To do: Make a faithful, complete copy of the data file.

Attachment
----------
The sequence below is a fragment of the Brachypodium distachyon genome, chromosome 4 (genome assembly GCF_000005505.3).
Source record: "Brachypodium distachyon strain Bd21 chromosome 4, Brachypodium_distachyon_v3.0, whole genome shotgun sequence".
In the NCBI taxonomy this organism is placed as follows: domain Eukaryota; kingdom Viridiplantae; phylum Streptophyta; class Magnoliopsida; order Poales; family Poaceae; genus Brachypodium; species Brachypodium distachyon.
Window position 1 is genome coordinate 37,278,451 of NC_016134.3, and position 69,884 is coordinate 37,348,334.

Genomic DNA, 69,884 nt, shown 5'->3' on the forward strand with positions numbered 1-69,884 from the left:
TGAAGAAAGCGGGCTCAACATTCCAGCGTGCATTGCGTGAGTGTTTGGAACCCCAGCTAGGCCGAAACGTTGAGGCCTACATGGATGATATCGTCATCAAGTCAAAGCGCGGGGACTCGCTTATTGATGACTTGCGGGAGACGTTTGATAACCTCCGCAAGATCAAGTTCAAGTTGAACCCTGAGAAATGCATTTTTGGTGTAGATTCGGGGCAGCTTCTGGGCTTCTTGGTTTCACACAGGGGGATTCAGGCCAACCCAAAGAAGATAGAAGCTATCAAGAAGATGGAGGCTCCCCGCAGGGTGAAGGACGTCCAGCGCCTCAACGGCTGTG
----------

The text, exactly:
The sequence below is a fragment of the Brachypodium distachyon genome, chromosome 4 (genome assembly GCF_000005505.3).
Source record: "Brachypodium distachyon strain Bd21 chromosome 4, Brachypodium_distachyon_v3.0, whole genome shotgun sequence".
In the NCBI taxonomy this organism is placed as follows: domain Eukaryota; kingdom Viridiplantae; phylum Streptophyta; class Magnoliopsida; order Poales; family Poaceae; genus Brachypodium; species Brachypodium distachyon.
Window position 1 is genome coordinate 37,278,451 of NC_016134.3, and position 69,884 is coordinate 37,348,334.

Genomic DNA, 69,884 nt, shown 5'->3' on the forward strand with positions numbered 1-69,884 from the left:
TGAAGAAAGCGGGCTCAACATTCCAGCGTGCATTGCGTGAGTGTTTGGAACCCCAGCTAGGCCGAAACGTTGAGGCCTACATGGATGATATCGTCATCAAGTCAAAGCGCGGGGACTCGCTTATTGATGACTTGCGGGAGACGTTTGATAACCTCCGCAAGATCAAGTTCAAGTTGAACCCTGAGAAATGCATTTTTGGTGTAGATTCGGGGCAGCTTCTGGGCTTCTTGGTTTCACACAGGGGGATTCAGGCCAACCCAAAGAAGATAGAAGCTATCAAGAAGATGGAGGCTCCCCGCAGGGTGAAGGACGTCCAGCGCCTCAACGGCTGTG